A 17th death has been linked to faulty Takata airbag inflators. The driver of a 2002 Honda Civic died on Aug. 20 in Mesa, Ariz., after a crash in which both frontal airbags deployed, Honda confirmed. A subsequent inspection by the automaker and the National Highway Traffic Safety Administration found defective Takata inflators for both airbags ruptured during the incident, causing a small fire in the passenger area. Nobody was in the passenger seat, Honda added.
Related: More on the Takata Airbag Recall
The 2002 Civic is part of a group of models at especially high risk for inflator ruptures. The so-called “alpha” inflators, all installed in early-2000s cars from Honda and its Acura luxury brand, are responsible for 11 of the 17 U.S. deaths linked to Takata inflators thus far, including the Aug. 20 fatality.
It’s the first death attributed to a Takata inflator since June 2018, when an individual died in the hospital three days after a driver-side Takata inflator ruptured. Like the Aug. 20 incident, that death occurred in a 2002 Honda Civic in Arizona.
Honda said it recalled the Civic involved in the Aug. 20 incident in late 2011 for the driver-side inflator, then again in late 2014 for the passenger-side inflator. Honda claims it made many attempts to reach the owner — including 15 mailed notices, numerous phone calls and even an in-person visit to the registered address — to no avail.
“Our records indicate that the recall repair was never completed,” the automaker said in a statement. “The driver killed in this crash was not the registered owner of the vehicle, and Honda does not know if the driver was aware of the unrepaired recalls affecting this vehicle.”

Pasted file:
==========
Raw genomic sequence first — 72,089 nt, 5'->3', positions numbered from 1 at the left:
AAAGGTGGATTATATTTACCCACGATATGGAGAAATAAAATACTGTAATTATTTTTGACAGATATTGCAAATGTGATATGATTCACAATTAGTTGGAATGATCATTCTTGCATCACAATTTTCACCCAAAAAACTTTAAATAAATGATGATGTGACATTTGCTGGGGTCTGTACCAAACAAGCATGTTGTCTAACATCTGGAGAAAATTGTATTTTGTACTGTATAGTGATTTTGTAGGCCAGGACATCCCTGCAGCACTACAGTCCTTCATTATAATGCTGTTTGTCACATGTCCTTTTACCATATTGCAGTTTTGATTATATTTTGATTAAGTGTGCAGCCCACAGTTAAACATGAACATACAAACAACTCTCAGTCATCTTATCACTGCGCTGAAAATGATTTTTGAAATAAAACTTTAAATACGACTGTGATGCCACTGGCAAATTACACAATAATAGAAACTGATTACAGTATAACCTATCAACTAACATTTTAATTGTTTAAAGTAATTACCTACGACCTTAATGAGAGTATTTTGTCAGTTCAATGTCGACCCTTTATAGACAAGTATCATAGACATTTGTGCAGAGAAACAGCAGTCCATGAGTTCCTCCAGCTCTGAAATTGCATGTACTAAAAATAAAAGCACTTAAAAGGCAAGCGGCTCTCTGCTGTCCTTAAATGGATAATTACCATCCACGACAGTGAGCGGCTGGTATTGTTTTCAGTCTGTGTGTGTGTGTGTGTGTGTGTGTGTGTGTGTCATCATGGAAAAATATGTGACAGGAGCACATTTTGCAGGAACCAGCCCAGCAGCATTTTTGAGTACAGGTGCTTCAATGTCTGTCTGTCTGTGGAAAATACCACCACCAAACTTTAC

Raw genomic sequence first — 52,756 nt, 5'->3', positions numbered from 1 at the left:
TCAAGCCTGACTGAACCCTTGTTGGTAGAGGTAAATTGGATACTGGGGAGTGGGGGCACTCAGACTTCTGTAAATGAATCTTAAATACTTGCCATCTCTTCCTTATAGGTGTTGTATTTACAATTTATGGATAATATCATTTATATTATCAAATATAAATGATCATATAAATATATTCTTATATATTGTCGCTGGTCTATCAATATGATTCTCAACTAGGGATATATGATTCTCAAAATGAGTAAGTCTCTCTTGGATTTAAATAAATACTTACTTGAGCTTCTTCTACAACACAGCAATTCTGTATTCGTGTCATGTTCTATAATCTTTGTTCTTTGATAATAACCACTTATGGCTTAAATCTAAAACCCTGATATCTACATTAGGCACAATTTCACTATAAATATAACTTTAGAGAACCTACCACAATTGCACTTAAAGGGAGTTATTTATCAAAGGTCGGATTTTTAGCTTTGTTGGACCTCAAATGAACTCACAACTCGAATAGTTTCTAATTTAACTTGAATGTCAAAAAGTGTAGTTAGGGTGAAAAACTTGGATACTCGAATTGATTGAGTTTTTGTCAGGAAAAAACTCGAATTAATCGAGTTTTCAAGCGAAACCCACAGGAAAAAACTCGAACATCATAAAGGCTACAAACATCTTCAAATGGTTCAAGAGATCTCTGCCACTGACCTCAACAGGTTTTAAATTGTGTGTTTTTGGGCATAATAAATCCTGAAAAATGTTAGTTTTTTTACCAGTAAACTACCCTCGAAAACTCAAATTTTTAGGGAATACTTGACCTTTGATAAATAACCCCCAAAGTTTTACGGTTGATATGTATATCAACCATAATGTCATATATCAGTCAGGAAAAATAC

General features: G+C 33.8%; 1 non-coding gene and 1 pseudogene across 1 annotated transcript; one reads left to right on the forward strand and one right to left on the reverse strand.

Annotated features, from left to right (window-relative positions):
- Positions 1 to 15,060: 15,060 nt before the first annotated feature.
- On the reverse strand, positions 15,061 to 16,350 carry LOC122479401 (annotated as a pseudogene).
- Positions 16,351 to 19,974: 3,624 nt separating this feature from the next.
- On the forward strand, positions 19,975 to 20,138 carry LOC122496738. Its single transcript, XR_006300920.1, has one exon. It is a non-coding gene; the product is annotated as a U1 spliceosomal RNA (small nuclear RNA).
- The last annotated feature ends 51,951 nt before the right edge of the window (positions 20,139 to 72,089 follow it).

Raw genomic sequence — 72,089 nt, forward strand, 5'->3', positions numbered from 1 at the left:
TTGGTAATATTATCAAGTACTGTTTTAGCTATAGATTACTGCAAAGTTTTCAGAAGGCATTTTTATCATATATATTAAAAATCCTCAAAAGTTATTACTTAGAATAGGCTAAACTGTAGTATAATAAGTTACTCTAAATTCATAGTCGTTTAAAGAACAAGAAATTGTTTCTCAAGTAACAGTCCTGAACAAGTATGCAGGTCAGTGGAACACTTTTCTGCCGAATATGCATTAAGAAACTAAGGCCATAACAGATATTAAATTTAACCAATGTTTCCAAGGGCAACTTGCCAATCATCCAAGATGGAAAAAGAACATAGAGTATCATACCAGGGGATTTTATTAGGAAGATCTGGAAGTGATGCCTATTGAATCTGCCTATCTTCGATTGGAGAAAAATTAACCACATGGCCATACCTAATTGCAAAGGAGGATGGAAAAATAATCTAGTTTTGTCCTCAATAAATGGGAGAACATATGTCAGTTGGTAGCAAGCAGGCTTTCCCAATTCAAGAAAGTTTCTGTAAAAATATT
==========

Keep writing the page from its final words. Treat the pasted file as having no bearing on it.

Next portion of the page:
The automaker added that it “continues to urge” owners to get their Takata recalls fixed for free, and older vehicles — especially those from the 2001-03 model years — pose the highest safety risk. An Associated Press report published April 1 pegged Honda with the highest rate of Takata inflators repaired among 16 companies tracked, with 88.8% of recalled units fixed at the time. By contrast, last-place Mercedes-Benz had just 40.1% of recalled inflators fixed.
Takata’s faulty airbag inflators employ ammonium nitrate, a chemical that’s been linked to inflators rupturing after years of exposure to heat and humidity. During an airbag deployment, such ruptures can propel metal fragments into the cabin. The crisis has prompted some 63 million inflator recalls in the U.S. among more than a dozen automakers.
More From Cars.com:
- Volkswagen Airbag Recall Unlikely to Be Takata Crisis All Over Again
- New Deadly Takata Airbag Defect Prompts 1.4M-Car Recall: What You Need to Know
- What’s the Best Compact Sedan?
- 2020 Compact Sedan Challenge: Honda Civic Vs. Nissan Sentra Vs. Toyota Corolla
- How to Buy a Beater: 5 Tips for Bargain-Basement Used-Car Shopping
Cars.com’s Editorial department is your source for automotive news and reviews. In line with Cars.com’s long-standing ethics policy, editors and reviewers don’t accept gifts or free trips from automakers. The Editorial department is independent of Cars.com’s advertising, sales and sponsored content departments.
Source: Read Full Article